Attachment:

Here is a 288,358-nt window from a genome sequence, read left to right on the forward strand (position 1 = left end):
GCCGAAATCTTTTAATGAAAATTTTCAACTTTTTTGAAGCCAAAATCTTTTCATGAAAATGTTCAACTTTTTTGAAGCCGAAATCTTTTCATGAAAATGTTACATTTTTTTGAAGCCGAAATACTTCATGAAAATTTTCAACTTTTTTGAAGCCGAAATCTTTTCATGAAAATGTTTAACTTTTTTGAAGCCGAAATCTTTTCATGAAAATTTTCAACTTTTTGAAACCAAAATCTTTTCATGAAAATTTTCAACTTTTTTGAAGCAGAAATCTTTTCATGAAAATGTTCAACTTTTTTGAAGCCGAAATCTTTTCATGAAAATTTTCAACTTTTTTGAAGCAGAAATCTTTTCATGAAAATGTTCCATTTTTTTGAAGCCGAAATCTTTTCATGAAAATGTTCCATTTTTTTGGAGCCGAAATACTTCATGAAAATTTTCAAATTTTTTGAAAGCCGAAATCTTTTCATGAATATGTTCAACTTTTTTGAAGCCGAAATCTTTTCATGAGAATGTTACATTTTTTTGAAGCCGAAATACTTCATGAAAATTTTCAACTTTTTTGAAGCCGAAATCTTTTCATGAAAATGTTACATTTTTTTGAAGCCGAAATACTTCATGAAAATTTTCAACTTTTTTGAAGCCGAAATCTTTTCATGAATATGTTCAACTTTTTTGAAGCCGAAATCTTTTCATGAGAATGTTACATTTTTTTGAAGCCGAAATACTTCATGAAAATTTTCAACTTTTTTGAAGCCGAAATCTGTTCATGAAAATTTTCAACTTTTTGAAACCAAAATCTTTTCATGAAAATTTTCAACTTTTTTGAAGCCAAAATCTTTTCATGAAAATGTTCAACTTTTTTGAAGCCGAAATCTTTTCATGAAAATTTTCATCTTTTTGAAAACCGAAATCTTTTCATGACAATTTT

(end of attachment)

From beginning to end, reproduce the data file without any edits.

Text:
Here is a 288,358-nt window from a genome sequence, read left to right on the forward strand (position 1 = left end):
GCCGAAATCTTTTAATGAAAATTTTCAACTTTTTTGAAGCCAAAATCTTTTCATGAAAATGTTCAACTTTTTTGAAGCCGAAATCTTTTCATGAAAATGTTACATTTTTTTGAAGCCGAAATACTTCATGAAAATTTTCAACTTTTTTGAAGCCGAAATCTTTTCATGAAAATGTTTAACTTTTTTGAAGCCGAAATCTTTTCATGAAAATTTTCAACTTTTTGAAACCAAAATCTTTTCATGAAAATTTTCAACTTTTTTGAAGCAGAAATCTTTTCATGAAAATGTTCAACTTTTTTGAAGCCGAAATCTTTTCATGAAAATTTTCAACTTTTTTGAAGCAGAAATCTTTTCATGAAAATGTTCCATTTTTTTGAAGCCGAAATCTTTTCATGAAAATGTTCCATTTTTTTGGAGCCGAAATACTTCATGAAAATTTTCAAATTTTTTGAAAGCCGAAATCTTTTCATGAATATGTTCAACTTTTTTGAAGCCGAAATCTTTTCATGAGAATGTTACATTTTTTTGAAGCCGAAATACTTCATGAAAATTTTCAACTTTTTTGAAGCCGAAATCTTTTCATGAAAATGTTACATTTTTTTGAAGCCGAAATACTTCATGAAAATTTTCAACTTTTTTGAAGCCGAAATCTTTTCATGAATATGTTCAACTTTTTTGAAGCCGAAATCTTTTCATGAGAATGTTACATTTTTTTGAAGCCGAAATACTTCATGAAAATTTTCAACTTTTTTGAAGCCGAAATCTGTTCATGAAAATTTTCAACTTTTTGAAACCAAAATCTTTTCATGAAAATTTTCAACTTTTTTGAAGCCAAAATCTTTTCATGAAAATGTTCAACTTTTTTGAAGCCGAAATCTTTTCATGAAAATTTTCATCTTTTTGAAAACCGAAATCTTTTCATGACAATTTT